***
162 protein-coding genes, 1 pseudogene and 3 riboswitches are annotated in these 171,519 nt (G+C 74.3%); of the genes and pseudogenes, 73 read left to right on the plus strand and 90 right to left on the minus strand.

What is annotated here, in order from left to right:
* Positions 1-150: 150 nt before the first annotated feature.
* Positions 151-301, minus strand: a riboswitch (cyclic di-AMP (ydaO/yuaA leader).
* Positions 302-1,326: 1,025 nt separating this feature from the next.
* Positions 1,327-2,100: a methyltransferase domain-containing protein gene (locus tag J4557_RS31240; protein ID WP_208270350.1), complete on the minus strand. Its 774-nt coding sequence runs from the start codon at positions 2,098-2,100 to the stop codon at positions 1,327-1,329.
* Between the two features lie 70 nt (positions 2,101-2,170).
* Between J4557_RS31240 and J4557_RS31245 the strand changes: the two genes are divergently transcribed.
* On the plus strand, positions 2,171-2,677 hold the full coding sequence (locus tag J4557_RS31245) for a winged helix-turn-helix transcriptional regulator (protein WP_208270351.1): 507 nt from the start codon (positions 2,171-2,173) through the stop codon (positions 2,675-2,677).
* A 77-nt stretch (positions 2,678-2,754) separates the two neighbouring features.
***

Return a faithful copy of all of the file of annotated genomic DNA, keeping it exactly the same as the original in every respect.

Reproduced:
162 protein-coding genes, 1 pseudogene and 3 riboswitches are annotated in these 171,519 nt (G+C 74.3%); of the genes and pseudogenes, 73 read left to right on the plus strand and 90 right to left on the minus strand.

What is annotated here, in order from left to right:
* Positions 1-150: 150 nt before the first annotated feature.
* Positions 151-301, minus strand: a riboswitch (cyclic di-AMP (ydaO/yuaA leader).
* Positions 302-1,326: 1,025 nt separating this feature from the next.
* Positions 1,327-2,100: a methyltransferase domain-containing protein gene (locus tag J4557_RS31240; protein ID WP_208270350.1), complete on the minus strand. Its 774-nt coding sequence runs from the start codon at positions 2,098-2,100 to the stop codon at positions 1,327-1,329.
* Between the two features lie 70 nt (positions 2,101-2,170).
* Between J4557_RS31240 and J4557_RS31245 the strand changes: the two genes are divergently transcribed.
* On the plus strand, positions 2,171-2,677 hold the full coding sequence (locus tag J4557_RS31245) for a winged helix-turn-helix transcriptional regulator (protein WP_208270351.1): 507 nt from the start codon (positions 2,171-2,173) through the stop codon (positions 2,675-2,677).
* A 77-nt stretch (positions 2,678-2,754) separates the two neighbouring features.